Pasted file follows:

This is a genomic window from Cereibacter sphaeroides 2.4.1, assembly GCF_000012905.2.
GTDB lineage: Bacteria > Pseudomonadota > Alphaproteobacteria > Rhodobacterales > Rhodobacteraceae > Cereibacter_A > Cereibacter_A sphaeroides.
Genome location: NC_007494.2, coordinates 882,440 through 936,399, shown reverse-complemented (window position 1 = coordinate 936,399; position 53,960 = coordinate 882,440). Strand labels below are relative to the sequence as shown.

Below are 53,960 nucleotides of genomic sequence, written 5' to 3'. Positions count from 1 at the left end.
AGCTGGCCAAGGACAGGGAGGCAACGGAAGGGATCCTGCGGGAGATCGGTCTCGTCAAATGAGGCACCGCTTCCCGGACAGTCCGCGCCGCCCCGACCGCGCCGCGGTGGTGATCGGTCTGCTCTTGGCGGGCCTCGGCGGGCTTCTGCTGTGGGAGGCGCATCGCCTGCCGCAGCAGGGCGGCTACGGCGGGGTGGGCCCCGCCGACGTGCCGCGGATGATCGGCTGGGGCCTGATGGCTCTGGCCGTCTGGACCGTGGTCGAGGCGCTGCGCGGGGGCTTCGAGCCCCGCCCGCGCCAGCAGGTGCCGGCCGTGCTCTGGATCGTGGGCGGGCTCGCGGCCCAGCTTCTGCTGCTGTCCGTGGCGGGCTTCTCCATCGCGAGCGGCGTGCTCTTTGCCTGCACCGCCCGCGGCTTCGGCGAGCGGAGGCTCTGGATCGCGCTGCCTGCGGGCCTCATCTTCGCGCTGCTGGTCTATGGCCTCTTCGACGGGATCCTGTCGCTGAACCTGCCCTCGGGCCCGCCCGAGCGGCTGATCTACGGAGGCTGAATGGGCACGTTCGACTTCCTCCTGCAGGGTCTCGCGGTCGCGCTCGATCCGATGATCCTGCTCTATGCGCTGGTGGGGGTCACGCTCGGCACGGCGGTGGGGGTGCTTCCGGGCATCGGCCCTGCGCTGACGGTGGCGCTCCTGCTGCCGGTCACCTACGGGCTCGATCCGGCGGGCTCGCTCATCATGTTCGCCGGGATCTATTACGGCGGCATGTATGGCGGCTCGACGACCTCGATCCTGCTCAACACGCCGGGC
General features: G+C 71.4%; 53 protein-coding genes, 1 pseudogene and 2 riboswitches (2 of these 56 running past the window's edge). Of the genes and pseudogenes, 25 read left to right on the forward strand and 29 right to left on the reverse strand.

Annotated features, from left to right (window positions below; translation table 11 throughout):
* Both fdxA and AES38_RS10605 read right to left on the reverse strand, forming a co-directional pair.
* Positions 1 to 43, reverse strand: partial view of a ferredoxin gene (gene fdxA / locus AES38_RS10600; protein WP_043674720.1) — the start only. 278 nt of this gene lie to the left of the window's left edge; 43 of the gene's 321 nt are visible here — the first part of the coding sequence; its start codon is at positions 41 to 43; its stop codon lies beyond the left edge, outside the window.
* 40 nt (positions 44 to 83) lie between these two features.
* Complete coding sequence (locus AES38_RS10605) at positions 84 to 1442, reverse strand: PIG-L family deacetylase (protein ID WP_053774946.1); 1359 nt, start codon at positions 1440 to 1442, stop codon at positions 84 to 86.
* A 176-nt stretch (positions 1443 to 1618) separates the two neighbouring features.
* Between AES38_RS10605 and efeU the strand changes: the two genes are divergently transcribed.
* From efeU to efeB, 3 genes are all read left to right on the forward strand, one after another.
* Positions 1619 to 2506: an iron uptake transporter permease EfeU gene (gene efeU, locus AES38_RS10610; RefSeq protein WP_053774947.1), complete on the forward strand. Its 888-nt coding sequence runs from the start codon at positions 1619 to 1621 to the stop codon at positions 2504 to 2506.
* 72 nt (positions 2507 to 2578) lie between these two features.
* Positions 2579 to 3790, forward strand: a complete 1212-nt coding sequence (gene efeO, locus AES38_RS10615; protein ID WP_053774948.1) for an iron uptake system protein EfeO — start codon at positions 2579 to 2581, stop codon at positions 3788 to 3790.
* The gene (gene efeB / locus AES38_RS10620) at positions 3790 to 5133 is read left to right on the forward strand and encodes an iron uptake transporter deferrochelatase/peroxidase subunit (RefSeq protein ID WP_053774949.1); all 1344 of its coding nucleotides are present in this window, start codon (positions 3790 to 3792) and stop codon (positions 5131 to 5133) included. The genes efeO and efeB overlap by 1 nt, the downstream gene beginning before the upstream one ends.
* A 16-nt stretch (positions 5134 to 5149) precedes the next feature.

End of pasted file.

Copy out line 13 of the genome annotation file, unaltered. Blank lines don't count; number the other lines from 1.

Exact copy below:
* Between AES38_RS10605 and efeU the strand changes: the two genes are divergently transcribed.